The practice of law has changed and, in the words of Yogi Berra, “[t]he future ain’t what it used to be.” Not too long ago, lawyers were the sole source from which nonlawyers could access legal information and services. With a strong economy and a demand for legal services, legal practices were growing. All indicators seemed to point to the continuation of a strong legal market.
However, the practice of law has evolved. The line between professions has blurred, the economy has changed, and technological advances have resulted in greater public access to legal information. Public perception of the legal profession has continued to decline with many (including small business owners and the middle class) who are now unable to afford the legal services lawyers provide. The story does not end there. There are also growing numbers of lawyers (mostly new graduates) that are either unemployed or underemployed. The combination of these changes has affected the current legal market, and there is disagreement on how to move through this transitional period. While there is a true challenge facing the profession, there seem to be many voices and many perspectives on how to respond. Law schools seem to think it is about changing law schools; bar associations think it is about creating new programs; and nonlawyers and perhaps even some lawmakers think that market forces will be the answer. Regardless of your voice and perspective, we remain firm that lawyers of the Utah State Bar can work together with others to provide a solution for the future of the practice of law within the state of Utah.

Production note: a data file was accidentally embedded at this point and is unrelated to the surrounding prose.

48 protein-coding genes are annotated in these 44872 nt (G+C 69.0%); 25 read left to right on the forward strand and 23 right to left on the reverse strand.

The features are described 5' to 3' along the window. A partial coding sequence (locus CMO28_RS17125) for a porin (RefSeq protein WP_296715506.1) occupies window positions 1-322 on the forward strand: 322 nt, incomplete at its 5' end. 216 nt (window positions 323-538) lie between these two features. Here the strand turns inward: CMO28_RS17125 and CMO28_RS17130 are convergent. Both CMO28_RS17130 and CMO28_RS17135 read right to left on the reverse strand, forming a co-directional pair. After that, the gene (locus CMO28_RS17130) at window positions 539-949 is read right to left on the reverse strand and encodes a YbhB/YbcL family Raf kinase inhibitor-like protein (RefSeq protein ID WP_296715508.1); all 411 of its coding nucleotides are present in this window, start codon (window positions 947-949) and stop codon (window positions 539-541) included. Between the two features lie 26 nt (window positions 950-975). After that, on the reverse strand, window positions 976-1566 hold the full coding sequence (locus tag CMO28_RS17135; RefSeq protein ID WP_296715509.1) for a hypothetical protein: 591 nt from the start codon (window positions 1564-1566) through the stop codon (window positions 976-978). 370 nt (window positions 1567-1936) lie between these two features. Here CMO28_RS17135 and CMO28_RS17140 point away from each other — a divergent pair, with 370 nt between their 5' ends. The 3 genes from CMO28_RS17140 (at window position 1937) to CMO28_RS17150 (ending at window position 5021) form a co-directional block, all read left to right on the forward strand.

Jensen, Curtis M. and Gunn, Gregory H.
"Being a Leader in the Law: Reflections on Meeting the Responsibilities of the Legal Profession,"
Utah OnLaw: The Utah Law Review Online Supplement: Vol. 2014
, Article 6.
Available at: http://dc.law.utah.edu/onlaw/vol2014/iss1/6